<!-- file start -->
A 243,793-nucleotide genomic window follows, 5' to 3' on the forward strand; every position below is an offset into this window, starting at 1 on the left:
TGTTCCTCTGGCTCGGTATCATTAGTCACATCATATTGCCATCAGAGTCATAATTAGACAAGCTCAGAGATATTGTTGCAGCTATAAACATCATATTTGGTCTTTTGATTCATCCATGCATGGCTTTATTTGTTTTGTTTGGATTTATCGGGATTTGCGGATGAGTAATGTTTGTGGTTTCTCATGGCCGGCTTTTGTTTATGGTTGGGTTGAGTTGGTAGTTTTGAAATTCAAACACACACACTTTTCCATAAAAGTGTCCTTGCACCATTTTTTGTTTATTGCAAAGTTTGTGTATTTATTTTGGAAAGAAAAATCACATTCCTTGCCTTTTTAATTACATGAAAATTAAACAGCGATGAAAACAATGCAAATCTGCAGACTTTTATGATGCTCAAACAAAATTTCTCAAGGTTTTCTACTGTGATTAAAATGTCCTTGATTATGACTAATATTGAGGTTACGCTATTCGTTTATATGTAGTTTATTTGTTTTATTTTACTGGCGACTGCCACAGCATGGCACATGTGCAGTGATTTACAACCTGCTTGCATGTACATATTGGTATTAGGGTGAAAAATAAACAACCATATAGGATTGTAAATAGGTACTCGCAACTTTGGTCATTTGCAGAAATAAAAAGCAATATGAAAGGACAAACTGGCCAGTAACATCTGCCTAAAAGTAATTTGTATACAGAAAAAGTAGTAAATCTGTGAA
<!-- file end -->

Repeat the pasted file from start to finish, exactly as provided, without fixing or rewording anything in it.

A 243,793-nucleotide genomic window follows, 5' to 3' on the forward strand; every position below is an offset into this window, starting at 1 on the left:
TGTTCCTCTGGCTCGGTATCATTAGTCACATCATATTGCCATCAGAGTCATAATTAGACAAGCTCAGAGATATTGTTGCAGCTATAAACATCATATTTGGTCTTTTGATTCATCCATGCATGGCTTTATTTGTTTTGTTTGGATTTATCGGGATTTGCGGATGAGTAATGTTTGTGGTTTCTCATGGCCGGCTTTTGTTTATGGTTGGGTTGAGTTGGTAGTTTTGAAATTCAAACACACACACTTTTCCATAAAAGTGTCCTTGCACCATTTTTTGTTTATTGCAAAGTTTGTGTATTTATTTTGGAAAGAAAAATCACATTCCTTGCCTTTTTAATTACATGAAAATTAAACAGCGATGAAAACAATGCAAATCTGCAGACTTTTATGATGCTCAAACAAAATTTCTCAAGGTTTTCTACTGTGATTAAAATGTCCTTGATTATGACTAATATTGAGGTTACGCTATTCGTTTATATGTAGTTTATTTGTTTTATTTTACTGGCGACTGCCACAGCATGGCACATGTGCAGTGATTTACAACCTGCTTGCATGTACATATTGGTATTAGGGTGAAAAATAAACAACCATATAGGATTGTAAATAGGTACTCGCAACTTTGGTCATTTGCAGAAATAAAAAGCAATATGAAAGGACAAACTGGCCAGTAACATCTGCCTAAAAGTAATTTGTATACAGAAAAAGTAGTAAATCTGTGAA